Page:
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Turkey's 2023 Vision: Too Much Ambition

Alev Kayagil, G20 Research Group
December 2, 2015

In 2011, Turkish president Tayyip Recep Erdogan announced the Justice and Development Party's (AKP's) "2023 Vision" consisting of specific economic goals leading up to the country's centennial in 2023. Since Turkey's formation as a republic by Mustafa Kemal Ataturk, the country has developed to be among the top countries in international political economy. Erdogan's 2023 Vision outlined targets and major improvements in the areas of economic activity, energy, health care and transport as well as democratic reforms. Major economic goals set by the AKP government include reaching a gross domestic product (GDP) of $2.6 trillion as well as an average $25,0000 per capita income. The vision includes making Istanbul one of the top international financial centres and lowering the unemployment rate to 5%. Erdogan pointed to Turkey's rising automotive, iron and steel, textile and transportation sectors, and pointed out the large investments that have elevated Turkey in the international markets. Erdogan and Nihat Ergün, Industry and Trade Minister at the time of the announcement, cited Turkey's self-confidence as key to realizing these goals.

Setting domestic and national targets complements Turkey's foreign policy and external targets. In his speech in November 2011, Ahmet Davutoglu, then foreign minister, highlighted Turkey's external strategies in elevating itself to the top 10 by 2023. He said a "neighbourhood policy" of promoting integration, stability and security beyond Turkey's borders is needed for maintaining positive relations. He added that reaching the 2023 goal would mean Turkey would help in restructuring the regional order to help create a safe and prosperous environment that would facilitate achieving the domestic targets. Davutoglu's speech illustrates the obvious link between political and economic systems where regional stability and security can correspond to domestic prosperity and vice versa. Turkey's 2023 Vision of inserting itself among the top 10 economies means maintaining positive diplomatic relations within the region in order to further the country's economic and activity in terms of imports, exports and foreign investment.

Turkey's major goals of being an advanced democracy and having an even stronger economy may slowly be becoming a dream. If the political pillar is democracy and reforms with a proactive peace-oriented foreign policy, then why does Turkey find itself a political economic crisis today? The economic targets promised in 2011, not to mention the goals in the areas of democracy, education and unemployment, are proving to be unrealistic and overly ambitious, and falling short of initial predictions. Economic indicators over the last four years indicate that realizing goals for 2023 are no longer possible; indeed, Turkey will experience an economic downturn if political stability is not maintained.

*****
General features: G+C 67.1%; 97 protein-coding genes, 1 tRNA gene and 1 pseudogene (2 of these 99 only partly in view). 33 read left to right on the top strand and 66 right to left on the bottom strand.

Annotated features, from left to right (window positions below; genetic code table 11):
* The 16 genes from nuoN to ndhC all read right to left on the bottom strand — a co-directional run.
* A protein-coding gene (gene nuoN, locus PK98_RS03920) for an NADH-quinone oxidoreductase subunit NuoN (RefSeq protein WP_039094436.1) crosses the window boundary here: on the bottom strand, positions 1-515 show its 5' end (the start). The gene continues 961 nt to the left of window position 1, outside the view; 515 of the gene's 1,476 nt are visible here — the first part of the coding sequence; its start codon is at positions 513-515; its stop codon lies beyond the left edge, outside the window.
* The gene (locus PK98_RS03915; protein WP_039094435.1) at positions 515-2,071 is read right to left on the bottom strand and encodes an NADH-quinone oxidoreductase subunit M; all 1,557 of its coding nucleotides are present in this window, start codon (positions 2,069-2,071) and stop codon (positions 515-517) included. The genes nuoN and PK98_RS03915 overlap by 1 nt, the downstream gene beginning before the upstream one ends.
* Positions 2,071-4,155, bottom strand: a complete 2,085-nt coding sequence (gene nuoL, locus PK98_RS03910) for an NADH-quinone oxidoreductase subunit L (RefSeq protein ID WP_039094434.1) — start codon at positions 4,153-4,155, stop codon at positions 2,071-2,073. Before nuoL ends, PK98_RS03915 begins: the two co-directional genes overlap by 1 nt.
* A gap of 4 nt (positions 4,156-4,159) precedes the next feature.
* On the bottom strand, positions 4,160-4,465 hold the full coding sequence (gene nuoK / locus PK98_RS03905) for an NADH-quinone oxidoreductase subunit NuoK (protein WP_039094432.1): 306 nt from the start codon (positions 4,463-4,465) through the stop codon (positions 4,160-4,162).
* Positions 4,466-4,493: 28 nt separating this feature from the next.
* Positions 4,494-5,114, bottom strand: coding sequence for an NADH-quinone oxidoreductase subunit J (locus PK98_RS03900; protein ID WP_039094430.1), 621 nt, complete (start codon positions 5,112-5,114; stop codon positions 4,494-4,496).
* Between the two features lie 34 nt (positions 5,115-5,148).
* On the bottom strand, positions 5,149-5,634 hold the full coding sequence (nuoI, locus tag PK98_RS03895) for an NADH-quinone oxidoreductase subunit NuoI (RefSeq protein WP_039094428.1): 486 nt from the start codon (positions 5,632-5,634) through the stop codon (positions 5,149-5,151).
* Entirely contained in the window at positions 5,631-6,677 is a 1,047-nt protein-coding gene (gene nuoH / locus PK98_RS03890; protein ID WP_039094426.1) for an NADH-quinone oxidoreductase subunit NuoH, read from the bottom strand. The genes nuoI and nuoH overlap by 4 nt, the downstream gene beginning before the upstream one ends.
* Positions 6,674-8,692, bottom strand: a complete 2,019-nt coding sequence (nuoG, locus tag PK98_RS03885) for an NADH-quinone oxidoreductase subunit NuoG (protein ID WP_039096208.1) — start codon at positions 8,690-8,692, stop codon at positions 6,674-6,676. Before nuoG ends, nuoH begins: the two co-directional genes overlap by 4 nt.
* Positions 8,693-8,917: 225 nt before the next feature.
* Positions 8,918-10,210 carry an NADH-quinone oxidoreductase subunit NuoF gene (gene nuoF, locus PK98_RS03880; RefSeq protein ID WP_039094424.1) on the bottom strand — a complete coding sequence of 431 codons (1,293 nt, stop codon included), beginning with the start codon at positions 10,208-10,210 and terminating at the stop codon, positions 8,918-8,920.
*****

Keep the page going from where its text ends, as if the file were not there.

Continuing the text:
Jean-Pierre Lehmann, professor of international political economy at Oxford University's Centre for Economics and Foreign Policy Studies, cites competition with other emerging economies for a spot in the top ten. "Turkey is not alone in dreaming of gaining greater economic power," Lehmann says, noting that countries such as India, Indonesia and Vietnam are also vying for top spots. Turkey aims to combining economic growth with political democracy, but this may take time. Policymakers and leaders must closely study the experiences of other high-growth countries, as Lehmann says. The AKP introduced the 2023 Vision in 2011 during the general elections that resulted in Erdogan's third term as prime minister. Critics says that the ambitious goals, which include a 10% yearly average growth rate to reach $2.6 trillion in GDP, are idealistic promises made by a leader seeking electoral success.